That sounds like a really cool place to work! :)
(I'm a former chemist in my second year at the University of North Carolina.)
I'm in my 2nd year at San Jose State also. Hi ekkoster!
I'm interested in science or map librarianship, or cataloging. I'm still working incognito as an earthquake engineer, but that won't last forever!
I guess this is where the small-world syndrome kicks in... Yes, I do! :)
Thank you. Thank you. Thank you.
I am currently applying for Graduate Schools and have been conflicted with the choice of continuing my Anthropology track or going the MLS/ILS route. I swear I have looked at CH's website and have never noticed the ILS program listed. My top choices were UNC-G or ECU for MLS/ILS or CH to for Anthropolgy but knowing that they have an ILS program has helped ease some of my conflict.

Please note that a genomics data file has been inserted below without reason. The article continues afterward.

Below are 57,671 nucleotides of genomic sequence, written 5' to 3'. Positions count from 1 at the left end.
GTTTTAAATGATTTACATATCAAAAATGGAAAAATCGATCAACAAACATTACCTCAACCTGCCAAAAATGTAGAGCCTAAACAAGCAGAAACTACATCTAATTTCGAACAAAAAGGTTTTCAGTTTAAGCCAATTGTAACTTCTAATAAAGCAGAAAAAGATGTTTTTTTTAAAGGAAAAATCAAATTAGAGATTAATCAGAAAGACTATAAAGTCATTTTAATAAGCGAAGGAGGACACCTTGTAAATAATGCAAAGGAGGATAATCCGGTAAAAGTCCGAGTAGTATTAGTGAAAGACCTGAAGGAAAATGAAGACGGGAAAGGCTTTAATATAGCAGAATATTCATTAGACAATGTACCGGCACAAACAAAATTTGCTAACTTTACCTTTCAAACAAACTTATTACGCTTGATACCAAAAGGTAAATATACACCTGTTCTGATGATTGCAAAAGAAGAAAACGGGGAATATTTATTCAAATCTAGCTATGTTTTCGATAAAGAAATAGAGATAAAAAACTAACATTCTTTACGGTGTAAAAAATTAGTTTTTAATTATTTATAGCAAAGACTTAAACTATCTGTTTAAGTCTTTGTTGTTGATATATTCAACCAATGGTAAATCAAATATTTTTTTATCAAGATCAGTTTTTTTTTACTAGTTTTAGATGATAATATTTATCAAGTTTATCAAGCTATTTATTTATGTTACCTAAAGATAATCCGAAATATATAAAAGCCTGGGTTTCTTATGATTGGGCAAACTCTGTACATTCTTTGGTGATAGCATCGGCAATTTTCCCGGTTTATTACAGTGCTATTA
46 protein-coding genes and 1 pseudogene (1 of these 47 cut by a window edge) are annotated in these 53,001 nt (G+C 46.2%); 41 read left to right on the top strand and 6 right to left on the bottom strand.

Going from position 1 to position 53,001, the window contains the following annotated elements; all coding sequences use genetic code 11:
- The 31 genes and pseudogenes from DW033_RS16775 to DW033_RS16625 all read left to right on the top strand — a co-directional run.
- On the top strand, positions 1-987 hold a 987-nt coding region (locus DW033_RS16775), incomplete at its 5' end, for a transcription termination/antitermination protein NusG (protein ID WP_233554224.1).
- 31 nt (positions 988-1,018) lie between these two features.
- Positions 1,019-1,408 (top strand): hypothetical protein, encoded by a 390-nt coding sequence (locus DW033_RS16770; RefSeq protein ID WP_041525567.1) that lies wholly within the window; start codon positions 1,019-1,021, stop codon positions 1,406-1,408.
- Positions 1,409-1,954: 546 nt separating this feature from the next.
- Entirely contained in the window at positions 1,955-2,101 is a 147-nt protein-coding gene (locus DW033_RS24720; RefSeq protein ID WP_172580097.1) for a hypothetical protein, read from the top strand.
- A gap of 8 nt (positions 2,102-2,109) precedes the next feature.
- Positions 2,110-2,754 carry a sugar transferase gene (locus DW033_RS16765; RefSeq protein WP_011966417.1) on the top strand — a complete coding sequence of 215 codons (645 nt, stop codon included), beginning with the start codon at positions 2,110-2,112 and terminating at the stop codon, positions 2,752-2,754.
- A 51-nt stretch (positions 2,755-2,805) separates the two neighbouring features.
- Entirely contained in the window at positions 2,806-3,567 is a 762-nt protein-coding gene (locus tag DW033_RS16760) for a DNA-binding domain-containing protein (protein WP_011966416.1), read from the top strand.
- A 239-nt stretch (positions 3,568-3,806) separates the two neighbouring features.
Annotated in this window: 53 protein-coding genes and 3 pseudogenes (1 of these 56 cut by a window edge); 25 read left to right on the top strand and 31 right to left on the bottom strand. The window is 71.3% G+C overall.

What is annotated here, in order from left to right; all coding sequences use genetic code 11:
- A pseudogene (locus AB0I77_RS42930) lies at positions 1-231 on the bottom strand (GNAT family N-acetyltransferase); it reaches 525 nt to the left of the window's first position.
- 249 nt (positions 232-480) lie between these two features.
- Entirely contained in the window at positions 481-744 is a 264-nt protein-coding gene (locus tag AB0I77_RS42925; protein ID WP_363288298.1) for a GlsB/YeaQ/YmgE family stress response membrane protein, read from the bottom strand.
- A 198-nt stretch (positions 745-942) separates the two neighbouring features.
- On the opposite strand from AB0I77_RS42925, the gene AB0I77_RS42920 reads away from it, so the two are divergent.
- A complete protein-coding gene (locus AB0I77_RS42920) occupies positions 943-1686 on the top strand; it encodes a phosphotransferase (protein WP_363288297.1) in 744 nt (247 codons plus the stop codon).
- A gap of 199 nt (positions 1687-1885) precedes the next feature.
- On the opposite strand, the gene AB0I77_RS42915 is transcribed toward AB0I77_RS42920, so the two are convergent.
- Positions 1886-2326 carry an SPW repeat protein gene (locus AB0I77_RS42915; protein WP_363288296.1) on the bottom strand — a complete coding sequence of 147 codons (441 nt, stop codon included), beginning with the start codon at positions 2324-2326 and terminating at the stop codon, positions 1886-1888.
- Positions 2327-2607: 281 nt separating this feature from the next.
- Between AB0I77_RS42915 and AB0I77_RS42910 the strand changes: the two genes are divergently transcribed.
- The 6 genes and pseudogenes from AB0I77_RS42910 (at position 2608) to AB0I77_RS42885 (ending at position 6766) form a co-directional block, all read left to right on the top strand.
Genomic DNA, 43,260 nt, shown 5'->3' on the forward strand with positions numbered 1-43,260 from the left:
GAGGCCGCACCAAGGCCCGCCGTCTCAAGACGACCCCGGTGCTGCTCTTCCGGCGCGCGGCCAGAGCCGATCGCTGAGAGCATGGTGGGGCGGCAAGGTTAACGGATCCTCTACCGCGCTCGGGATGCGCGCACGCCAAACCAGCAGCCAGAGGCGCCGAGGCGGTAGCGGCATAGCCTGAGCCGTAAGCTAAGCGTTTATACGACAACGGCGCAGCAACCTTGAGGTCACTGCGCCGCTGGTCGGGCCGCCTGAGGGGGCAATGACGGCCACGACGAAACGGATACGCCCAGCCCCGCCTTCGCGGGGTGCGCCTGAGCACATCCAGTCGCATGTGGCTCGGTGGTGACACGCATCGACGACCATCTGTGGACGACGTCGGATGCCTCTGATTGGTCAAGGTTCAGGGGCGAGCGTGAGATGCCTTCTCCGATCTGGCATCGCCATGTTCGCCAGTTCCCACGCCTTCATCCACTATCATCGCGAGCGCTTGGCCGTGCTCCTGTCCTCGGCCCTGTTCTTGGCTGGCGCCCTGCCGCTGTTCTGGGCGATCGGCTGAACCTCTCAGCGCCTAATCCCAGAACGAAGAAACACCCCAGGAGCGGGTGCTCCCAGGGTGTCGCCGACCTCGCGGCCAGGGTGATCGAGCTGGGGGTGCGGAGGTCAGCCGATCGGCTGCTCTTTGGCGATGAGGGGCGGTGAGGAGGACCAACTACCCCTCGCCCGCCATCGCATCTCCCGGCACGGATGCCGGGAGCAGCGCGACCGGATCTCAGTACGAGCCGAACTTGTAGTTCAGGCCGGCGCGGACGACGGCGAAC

Should add that SILS CH has significant research interest in human-computer interaction and social networking, both of which would definitely draw upon an anthropology background.
I'm glad I could be of service! Also, because you said you're interested in the ILS portion of librarianship, we have a contract with the DICE program, http://diceresearch.org/DICE_Site/About.html, that addresses "the major challenges of managing, preserving, and providing access to electronic records" if you're interested in that aspect of ILS.